John Travolta in URBAN COWBOY

As John Waters pointed out a Baltimore Sun piece this weekend, “John Travolta can play a hit man, a mobster or a woman; not many people can say that.” Travolta’s versatility as an actor has proven one of his greatest strengths. Closely related to his comfort in diverse roles is the ease with which he jumps from genre to genre – heady drama with Malick, psychological thriller and horror with De Palma, comedy with Heckerling, high-octane action with Woo —  inhabiting each to the fullest.

Unquestionably, his career is one very closely linked with song and dance. From the worldwide sensation of Saturday Night Fever (which we discussed here last week), the career-reinventing Pulp Fiction (which we screened in glorious 35mm two weeks back), and the joyous musical spin on WatersHairspray, the name Travolta will always jolt iconic memories of soundtrack and movement perfectly merged. Only in a career as storied as Travolta’s, in fact, could two other musical smashes, Urban Cowboy and Grease, seem like hidden gems.

James BridgesUrban Cowboy, viewed some 30 years later, stands as one of those fascinating movies where the 1970s collide with the 1980s. The story of ‘Bud’ Davis (Travolta), who moves from a small Texan town to the outskirts of Houston to work for an oil refinery, the film finds its center in Bud’s tumultuous relationship with Sissy (Debra Winger). Some of the film’s most intriguing moments come early on as the characters are established. We’ve never seen Travolta like this before. Sure, he’s suave and youthful; but here his look is of a bearded, rugged country boy in full cowboy regalia, cutting a figure an alternative universe away from his Tony Manero three years earlier. The notes these early scenes strike, as well as many of the realistic blue-collar details set around the oil refinery, would seem as at-home in a 1970s drama like Five Easy Pieces as they would in a 1980s romantic drama. That it’s co-produced by one of the names most closely associated with 70s Hollywood, Robert Evans, also conjures certain rich associations.

In comparison to Saturday Night Fever and Grease, it’s easy to forget just how big a musical hit Urban Cowboy was in its own right. If Altman’s Nashville was a take on country music made largely by outsiders (and one that it took its titular city ages to warm up to), Urban Cowboy was a film made for real country fans—and one that created a new generation of fans, credited as it is with jumpstarting the pop-country craze of the 1980s. Set in a sprawling, real-life honkey-tonk bar co-owned by singer Mickey Gilley (who appears as himself), and featuring bona fide country stars such as Charlie Daniels and Bonnie Raitt, Urban Cowboy was the real deal for its time and place. It makes a fascinating time capsule today.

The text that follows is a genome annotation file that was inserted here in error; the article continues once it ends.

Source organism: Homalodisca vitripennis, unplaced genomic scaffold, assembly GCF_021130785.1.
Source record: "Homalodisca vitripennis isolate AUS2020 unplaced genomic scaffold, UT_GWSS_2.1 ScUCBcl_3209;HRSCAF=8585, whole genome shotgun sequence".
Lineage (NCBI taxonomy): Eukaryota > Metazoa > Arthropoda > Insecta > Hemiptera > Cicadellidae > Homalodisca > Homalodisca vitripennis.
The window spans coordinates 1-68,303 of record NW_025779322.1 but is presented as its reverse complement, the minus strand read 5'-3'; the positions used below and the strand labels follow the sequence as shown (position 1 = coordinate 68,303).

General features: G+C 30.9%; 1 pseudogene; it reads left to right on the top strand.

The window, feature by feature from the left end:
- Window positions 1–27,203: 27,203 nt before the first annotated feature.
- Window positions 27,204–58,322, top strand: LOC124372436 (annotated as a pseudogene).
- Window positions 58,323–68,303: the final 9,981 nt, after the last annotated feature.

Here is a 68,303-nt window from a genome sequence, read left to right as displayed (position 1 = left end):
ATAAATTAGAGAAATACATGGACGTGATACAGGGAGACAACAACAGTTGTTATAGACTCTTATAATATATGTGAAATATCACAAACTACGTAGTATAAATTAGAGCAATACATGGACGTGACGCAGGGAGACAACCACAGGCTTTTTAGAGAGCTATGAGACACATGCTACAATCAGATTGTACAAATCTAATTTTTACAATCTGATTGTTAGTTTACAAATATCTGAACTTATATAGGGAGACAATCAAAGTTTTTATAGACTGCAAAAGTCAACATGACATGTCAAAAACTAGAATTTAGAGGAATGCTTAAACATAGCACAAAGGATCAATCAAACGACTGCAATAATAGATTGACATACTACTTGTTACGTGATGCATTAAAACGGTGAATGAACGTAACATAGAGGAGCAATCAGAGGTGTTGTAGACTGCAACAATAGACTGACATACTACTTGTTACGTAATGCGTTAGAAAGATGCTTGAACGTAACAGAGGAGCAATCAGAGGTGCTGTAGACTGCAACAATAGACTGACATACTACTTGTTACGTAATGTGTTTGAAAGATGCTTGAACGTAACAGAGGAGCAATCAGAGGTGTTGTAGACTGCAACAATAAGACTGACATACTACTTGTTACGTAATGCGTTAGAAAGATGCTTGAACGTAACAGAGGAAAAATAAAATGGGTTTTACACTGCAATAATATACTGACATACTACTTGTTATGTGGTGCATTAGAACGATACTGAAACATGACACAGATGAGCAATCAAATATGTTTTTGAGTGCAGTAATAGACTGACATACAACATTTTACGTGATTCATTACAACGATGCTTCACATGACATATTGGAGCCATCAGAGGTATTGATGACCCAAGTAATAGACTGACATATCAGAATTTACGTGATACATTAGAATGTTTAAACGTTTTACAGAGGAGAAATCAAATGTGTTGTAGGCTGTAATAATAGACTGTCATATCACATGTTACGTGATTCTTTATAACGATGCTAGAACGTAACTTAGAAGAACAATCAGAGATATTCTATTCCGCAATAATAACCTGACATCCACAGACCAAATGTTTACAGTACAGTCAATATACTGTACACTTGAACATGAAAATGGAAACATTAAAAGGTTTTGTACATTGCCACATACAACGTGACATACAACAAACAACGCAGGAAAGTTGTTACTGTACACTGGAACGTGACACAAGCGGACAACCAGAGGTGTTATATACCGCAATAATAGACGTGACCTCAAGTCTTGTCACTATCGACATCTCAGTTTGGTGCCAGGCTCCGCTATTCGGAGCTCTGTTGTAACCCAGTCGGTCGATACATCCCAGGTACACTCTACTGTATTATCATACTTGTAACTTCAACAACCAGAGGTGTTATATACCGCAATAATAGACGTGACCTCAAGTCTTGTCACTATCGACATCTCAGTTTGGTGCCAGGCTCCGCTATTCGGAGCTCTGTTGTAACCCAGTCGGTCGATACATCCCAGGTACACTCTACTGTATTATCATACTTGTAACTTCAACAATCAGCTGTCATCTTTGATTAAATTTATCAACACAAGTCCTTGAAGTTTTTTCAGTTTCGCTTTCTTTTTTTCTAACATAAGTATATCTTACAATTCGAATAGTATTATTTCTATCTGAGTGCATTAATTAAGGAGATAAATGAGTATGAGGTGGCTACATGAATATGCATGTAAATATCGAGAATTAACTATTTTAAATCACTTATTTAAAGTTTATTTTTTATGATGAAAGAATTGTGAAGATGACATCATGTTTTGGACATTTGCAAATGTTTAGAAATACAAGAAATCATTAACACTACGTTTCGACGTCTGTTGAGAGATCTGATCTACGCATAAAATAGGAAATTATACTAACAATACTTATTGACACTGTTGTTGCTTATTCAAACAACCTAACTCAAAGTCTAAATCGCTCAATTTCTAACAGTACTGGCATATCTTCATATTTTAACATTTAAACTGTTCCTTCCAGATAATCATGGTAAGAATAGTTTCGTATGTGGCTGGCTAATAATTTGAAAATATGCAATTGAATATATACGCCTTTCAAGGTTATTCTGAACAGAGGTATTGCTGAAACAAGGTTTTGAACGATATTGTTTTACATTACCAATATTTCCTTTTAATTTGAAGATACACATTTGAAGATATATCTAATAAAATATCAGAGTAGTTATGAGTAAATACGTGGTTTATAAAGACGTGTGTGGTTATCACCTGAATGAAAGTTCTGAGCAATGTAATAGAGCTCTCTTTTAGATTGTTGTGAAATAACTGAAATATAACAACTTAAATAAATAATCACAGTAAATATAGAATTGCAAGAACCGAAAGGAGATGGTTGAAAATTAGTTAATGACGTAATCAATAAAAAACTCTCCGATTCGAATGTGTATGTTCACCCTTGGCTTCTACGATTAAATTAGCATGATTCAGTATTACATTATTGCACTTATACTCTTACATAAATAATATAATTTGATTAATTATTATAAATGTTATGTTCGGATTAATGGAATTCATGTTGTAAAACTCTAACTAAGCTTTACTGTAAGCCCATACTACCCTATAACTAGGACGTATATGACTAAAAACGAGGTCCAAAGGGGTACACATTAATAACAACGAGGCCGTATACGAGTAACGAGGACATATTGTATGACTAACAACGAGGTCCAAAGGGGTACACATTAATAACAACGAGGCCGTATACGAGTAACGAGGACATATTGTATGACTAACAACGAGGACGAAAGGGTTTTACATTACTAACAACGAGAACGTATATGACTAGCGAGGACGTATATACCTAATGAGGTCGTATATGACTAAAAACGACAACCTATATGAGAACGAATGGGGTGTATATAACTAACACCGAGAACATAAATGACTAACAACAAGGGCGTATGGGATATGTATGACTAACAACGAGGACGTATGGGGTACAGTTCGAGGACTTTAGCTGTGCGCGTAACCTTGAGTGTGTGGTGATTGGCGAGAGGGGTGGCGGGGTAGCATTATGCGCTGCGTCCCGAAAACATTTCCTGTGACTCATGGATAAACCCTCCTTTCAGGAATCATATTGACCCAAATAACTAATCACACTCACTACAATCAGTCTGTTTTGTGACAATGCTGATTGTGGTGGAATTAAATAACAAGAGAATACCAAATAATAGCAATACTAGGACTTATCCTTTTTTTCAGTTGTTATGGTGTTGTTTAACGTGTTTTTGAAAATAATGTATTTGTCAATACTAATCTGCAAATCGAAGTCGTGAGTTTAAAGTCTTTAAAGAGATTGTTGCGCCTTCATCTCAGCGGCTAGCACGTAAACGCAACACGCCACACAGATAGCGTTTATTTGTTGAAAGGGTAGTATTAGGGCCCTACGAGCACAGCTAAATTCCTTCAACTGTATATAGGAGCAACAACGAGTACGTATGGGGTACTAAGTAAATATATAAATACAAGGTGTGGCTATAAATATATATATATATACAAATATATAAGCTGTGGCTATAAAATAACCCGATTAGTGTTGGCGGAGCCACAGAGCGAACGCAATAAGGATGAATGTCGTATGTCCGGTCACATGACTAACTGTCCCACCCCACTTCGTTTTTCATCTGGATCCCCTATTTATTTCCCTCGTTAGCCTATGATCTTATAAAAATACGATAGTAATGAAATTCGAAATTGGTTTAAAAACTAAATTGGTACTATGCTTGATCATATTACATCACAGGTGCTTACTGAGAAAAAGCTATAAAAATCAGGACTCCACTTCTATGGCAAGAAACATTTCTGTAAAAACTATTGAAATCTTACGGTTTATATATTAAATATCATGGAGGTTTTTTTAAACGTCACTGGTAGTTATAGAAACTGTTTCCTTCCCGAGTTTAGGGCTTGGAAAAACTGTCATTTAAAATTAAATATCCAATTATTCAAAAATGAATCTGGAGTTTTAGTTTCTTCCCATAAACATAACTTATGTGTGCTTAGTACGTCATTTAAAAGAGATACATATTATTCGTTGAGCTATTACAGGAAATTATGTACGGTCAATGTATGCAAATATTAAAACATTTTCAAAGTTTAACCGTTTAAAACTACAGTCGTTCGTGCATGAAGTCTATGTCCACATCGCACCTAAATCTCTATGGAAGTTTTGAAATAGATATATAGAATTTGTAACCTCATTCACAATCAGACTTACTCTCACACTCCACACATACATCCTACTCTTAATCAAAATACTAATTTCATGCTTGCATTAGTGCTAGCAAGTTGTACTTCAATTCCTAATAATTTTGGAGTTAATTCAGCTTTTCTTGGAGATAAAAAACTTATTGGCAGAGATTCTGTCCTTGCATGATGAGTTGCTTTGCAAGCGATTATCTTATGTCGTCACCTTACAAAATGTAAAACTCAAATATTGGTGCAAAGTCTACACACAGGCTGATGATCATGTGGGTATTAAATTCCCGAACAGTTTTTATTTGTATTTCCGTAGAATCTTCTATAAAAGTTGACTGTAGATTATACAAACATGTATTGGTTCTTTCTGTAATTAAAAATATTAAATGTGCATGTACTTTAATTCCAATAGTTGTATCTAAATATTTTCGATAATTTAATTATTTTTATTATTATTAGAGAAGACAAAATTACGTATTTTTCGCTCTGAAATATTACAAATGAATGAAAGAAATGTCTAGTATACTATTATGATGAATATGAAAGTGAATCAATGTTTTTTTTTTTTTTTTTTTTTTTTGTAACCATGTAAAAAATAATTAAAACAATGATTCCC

So what about Grease? It’s hard to think of a film more eminently watchable. Grease has stood the test of time as a pure pleasure machine, ranking alongside American Graffiti and Back to the Future as one of Hollywood’s most entertaining and lovingly crafted looks back at the 1950s. It’s also a deeply funny film, one that at times approaches the over-the-top dark comedy of Waters’ Cry-Baby, skewering its era’s postures and styles at the same time that it pays homage. Certainly, the film also takes full advantage of the 1970s’ ability to frankly discuss sexuality in a way a 1950s film, even in the coded language of the day, never could.

If you want to see Travolta’s skills in full display, look no further. His dance moves here, a brilliant amalgamation of pure early rock-and-roll styles with splashes of disco, speak to the form’s highest capabilities, feeling expertly choreographed yet free and liberated all at once. And it’s on Grease’s soundtrack where we hear Travolta at his very best. The hit “Summer Nights” remains winning and fresh, but the climactic performance of the worldwide smash “You’re The One That I Want” steals the show. I personally rewound this sequence three times, it retains so much giddy-making charm; I was then stunned to see it so quickly followed by “We Go Together,” a song that I vividly remember my sister and her friends singing time and time again when we were kids (yet had somehow forgotten that it originated here). Chances are you’ll also have a giddy and personal experience if you rewatch Grease, too: it’s that deeply embedded in the fabric of our culture.

As is Travolta. To name another actor easily identifiable with so many major moments of song and dance in film history, we’d have to go back to the classic era of, say, Ginger Rogers and Fred Astaire. That in Travolta’s case these iconic musical films are just one aspect of an acting career spanning five decades is simply incredible.

– Eric Hatch, Programming Director

%d bloggers like this: